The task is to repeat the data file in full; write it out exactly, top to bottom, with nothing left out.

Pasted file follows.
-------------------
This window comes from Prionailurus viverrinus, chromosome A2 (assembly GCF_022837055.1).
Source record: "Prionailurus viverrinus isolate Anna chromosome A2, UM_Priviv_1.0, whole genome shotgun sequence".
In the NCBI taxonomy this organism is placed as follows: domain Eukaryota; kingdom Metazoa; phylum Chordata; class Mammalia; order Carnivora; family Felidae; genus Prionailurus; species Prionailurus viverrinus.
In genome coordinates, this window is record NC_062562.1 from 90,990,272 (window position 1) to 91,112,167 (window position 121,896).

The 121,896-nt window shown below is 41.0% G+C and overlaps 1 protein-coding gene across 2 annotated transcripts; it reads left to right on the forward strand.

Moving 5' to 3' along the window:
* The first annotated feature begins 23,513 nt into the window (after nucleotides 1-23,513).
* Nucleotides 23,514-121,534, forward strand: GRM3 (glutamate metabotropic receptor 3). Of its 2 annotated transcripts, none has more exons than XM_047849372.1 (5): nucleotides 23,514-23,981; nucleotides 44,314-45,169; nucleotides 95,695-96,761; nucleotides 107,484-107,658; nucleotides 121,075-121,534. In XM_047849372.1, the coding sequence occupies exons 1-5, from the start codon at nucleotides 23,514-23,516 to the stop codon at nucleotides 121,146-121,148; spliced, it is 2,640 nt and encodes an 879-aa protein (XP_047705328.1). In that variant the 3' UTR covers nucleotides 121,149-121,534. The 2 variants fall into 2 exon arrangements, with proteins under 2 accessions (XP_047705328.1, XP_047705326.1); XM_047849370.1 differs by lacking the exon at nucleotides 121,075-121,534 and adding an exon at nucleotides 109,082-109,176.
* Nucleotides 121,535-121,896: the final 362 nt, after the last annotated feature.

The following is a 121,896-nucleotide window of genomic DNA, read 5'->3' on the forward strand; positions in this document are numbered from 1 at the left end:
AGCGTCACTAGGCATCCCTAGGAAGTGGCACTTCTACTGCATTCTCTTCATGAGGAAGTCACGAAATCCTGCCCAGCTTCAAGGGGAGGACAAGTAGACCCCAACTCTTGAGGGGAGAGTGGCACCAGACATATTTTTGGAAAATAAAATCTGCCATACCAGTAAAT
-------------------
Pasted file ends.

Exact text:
This window comes from Prionailurus viverrinus, chromosome A2 (assembly GCF_022837055.1).
Source record: "Prionailurus viverrinus isolate Anna chromosome A2, UM_Priviv_1.0, whole genome shotgun sequence".
In the NCBI taxonomy this organism is placed as follows: domain Eukaryota; kingdom Metazoa; phylum Chordata; class Mammalia; order Carnivora; family Felidae; genus Prionailurus; species Prionailurus viverrinus.
In genome coordinates, this window is record NC_062562.1 from 90,990,272 (window position 1) to 91,112,167 (window position 121,896).

The 121,896-nt window shown below is 41.0% G+C and overlaps 1 protein-coding gene across 2 annotated transcripts; it reads left to right on the forward strand.

Moving 5' to 3' along the window:
* The first annotated feature begins 23,513 nt into the window (after nucleotides 1-23,513).
* Nucleotides 23,514-121,534, forward strand: GRM3 (glutamate metabotropic receptor 3). Of its 2 annotated transcripts, none has more exons than XM_047849372.1 (5): nucleotides 23,514-23,981; nucleotides 44,314-45,169; nucleotides 95,695-96,761; nucleotides 107,484-107,658; nucleotides 121,075-121,534. In XM_047849372.1, the coding sequence occupies exons 1-5, from the start codon at nucleotides 23,514-23,516 to the stop codon at nucleotides 121,146-121,148; spliced, it is 2,640 nt and encodes an 879-aa protein (XP_047705328.1). In that variant the 3' UTR covers nucleotides 121,149-121,534. The 2 variants fall into 2 exon arrangements, with proteins under 2 accessions (XP_047705328.1, XP_047705326.1); XM_047849370.1 differs by lacking the exon at nucleotides 121,075-121,534 and adding an exon at nucleotides 109,082-109,176.
* Nucleotides 121,535-121,896: the final 362 nt, after the last annotated feature.

The following is a 121,896-nucleotide window of genomic DNA, read 5'->3' on the forward strand; positions in this document are numbered from 1 at the left end:
AGCGTCACTAGGCATCCCTAGGAAGTGGCACTTCTACTGCATTCTCTTCATGAGGAAGTCACGAAATCCTGCCCAGCTTCAAGGGGAGGACAAGTAGACCCCAACTCTTGAGGGGAGAGTGGCACCAGACATATTTTTGGAAAATAAAATCTGCCATACCAGTAAAT